Egypt’s Administrative Court confirmed the ruling that nullifies the transfer of the two Red Sea islands of Trian and Sanafir to Saudi Arabia.
The court ruled that the government should abide by its previous verdict not to place the two islands in the Saudi waters. The final verdict on the government’s appeal will be announced on December 5, 2016.
The court also fined Abdel Fattah al-Sisi and Prime Minister Sherif Ismail 800 Egyptian pounds ($45) each for filing the appeal, Egyptian news website al-Shorouk reported.
On the other hand, Egypt’s Minister of Parliamentary Affairs Magdi El-Agati told reporters Tuesday that a Cairo administrative court’s rejection of a government appeal against a previous court ruling voiding Egypt’s agreement to give Saudi Arabia two Red Sea islands” does not invalidate the deal, “as reported by al-Ahram, a state-owned newspaper.
El-Agati said, “This ruling does not mean that the deal with Egypt and Saudi Arabia on the two Red Sea islands – Tiran and Sanafir – has become invalidated or that this is the end of the road for this deal.”
El-Agati added that an appeal by the government before the Supreme Administrative Court (SAC) is still being deliberated.
He added, “Today’s ruling does not affect in any way the government’s appeal before the Supreme Administrative Court, which is expected to be decided on 5 December,” said El-Agati.
El-Agati explained that the administrative court’s rejection of the appeal was based on “technical matters.”
El-Agati was a judge with the State Council and administrative courts before he was appointed minister of parliamentary affairs,
He has previously said that the parliament has the final say on the Tiran and Sanafir agreement.
“[Parliament] will not discuss the matter as long as it is being deliberated by the judiciary,” said El-Agati.
On June 20, 2016, Egypt Administrative Court ruled the invalidity of the controversial demarcation agreement that stipulates the transfer of Tiran and Sanafir islands to Saudi Arabia.
A number of lawsuits were filed in an attempt to nullify the agreement. The administrative court voided the accord in June after a lawsuit was filed against it, saying Egyptian sovereignty over the islands held and could not be given up.
In response, The Egyptian government appealed against the administrative court’s nullification of the al-Sisi plan to cede control of the two Red Sea Islands to Saudi Arabia.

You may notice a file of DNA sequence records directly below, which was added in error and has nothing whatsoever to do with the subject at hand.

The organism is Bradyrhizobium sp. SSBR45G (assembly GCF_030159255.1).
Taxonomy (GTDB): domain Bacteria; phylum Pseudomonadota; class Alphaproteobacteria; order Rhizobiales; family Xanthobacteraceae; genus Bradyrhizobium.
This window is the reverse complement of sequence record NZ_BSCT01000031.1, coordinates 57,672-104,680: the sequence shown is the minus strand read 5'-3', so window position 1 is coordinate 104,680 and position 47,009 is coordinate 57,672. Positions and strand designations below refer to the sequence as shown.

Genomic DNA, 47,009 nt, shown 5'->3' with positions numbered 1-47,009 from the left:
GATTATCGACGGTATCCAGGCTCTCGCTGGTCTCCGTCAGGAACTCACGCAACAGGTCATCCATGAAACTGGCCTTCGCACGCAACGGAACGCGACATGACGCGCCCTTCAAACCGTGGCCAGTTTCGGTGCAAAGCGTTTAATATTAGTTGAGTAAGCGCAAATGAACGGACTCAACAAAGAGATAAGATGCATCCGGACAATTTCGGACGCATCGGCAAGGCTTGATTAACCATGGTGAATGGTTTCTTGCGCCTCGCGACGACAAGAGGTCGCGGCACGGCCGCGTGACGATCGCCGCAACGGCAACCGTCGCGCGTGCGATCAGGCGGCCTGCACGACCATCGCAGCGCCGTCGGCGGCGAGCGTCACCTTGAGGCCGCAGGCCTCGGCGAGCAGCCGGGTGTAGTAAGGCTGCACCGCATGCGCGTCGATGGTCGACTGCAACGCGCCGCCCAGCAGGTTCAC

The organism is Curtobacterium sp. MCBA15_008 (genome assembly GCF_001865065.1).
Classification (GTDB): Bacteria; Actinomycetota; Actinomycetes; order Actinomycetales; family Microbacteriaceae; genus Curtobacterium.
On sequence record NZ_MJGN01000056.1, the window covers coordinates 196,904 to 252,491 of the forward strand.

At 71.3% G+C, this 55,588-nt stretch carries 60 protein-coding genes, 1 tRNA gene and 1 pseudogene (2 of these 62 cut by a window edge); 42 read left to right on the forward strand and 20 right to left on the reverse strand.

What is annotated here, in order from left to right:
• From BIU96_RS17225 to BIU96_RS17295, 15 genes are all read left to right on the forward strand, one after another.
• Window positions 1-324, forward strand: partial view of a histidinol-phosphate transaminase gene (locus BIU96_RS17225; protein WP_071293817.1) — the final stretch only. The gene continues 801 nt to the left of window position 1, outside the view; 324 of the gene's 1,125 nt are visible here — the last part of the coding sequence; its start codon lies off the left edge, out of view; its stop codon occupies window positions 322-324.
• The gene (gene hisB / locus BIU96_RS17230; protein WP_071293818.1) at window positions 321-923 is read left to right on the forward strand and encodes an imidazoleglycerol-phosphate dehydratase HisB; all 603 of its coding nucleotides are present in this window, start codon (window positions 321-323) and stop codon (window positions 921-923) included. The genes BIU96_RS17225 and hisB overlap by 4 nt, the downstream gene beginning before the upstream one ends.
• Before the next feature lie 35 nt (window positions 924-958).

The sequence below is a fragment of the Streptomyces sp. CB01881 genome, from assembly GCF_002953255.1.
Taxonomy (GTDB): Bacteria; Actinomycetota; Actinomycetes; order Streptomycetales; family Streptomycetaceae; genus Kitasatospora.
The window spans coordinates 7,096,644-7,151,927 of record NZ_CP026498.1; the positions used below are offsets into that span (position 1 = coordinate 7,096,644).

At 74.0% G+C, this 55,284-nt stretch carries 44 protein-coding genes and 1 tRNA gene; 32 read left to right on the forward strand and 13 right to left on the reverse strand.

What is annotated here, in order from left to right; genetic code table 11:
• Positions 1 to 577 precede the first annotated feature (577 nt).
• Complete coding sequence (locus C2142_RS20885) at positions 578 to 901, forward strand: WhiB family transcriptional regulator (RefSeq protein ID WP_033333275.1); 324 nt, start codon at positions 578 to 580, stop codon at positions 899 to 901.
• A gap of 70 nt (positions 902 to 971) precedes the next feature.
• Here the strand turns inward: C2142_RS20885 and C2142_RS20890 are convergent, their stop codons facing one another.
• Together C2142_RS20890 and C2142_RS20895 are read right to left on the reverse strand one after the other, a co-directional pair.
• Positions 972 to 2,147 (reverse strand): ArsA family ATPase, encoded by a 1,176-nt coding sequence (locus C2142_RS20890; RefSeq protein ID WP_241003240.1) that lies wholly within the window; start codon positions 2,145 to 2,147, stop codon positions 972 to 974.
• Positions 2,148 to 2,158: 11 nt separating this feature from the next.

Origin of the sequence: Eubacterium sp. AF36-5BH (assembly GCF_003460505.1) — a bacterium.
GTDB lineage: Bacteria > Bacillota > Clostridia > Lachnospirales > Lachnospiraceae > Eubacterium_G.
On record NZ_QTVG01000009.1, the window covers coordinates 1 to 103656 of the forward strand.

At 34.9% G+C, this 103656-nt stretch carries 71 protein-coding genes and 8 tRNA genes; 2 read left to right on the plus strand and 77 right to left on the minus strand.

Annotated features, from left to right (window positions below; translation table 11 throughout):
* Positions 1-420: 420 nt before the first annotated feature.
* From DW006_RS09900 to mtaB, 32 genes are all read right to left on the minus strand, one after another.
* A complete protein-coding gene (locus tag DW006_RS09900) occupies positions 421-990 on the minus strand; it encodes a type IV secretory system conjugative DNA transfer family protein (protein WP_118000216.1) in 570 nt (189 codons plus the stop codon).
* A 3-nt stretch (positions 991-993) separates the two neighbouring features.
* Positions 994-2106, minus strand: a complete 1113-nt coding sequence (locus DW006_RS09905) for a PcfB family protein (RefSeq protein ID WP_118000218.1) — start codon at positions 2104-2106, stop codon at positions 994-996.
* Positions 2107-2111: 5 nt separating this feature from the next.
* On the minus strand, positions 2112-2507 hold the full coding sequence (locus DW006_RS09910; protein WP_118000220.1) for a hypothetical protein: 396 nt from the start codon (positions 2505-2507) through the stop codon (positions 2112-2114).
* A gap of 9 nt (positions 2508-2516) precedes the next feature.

The maritime border demarcation agreement was signed in April between Egypt and Saudi Arabia.
The controversial agreement that gave away the two strategic islands of Tiran and Sanafir to Saudi Arabia has led to massive criticism and outrage among the Egyptians. Critics, journalists, and activists accused Abdel Fattah al-Sisi of “selling Egypt” to Saudi Arabia in return for financial aid.
In response, thousands of Egyptians took to the streets in protests on April 15 (Land Day) and April 25 (Sinai Liberation Day) against the agreement, calling for the “Downfall of the Regime.” The demonstrations were the first huge movement against the al-Sisi regime that included different political affiliations and groups. The Egyptian security forces led arrest campaigns of activists and journalists who opposed the transfer of the islands.
The Egyptian courts have fined tens of the protesters while others were handed down prison sentences that ranged from two to five years. In addition, a court sentenced seven defendants to eight years in prison each and fined them.
On the other hand, al-Sisi defended the agreement in a televised speech in April, saying that “Egypt does not sell its land to anyone and it does not take anyone’s land.” Moreover, the Egyptian cabinet assured in a previous statement that the strategic islands are Saudi, adding that Saudi Arabia requested Egypt to protect them in 1950, and they have been under Egypt’s control since then.
The two Red Sea islands, which are strategically significant as they both control maritime activity in the Gulf, are located at the Gulf of Aqaba. The Tiran Island is
located in the Gulf of al-Aqaba, about 5 or 6 km from the Sinai Peninsula, and it has a total area of about 80 square km. Sanafir Island lies to the east of Tiran with a total area of 33 square km.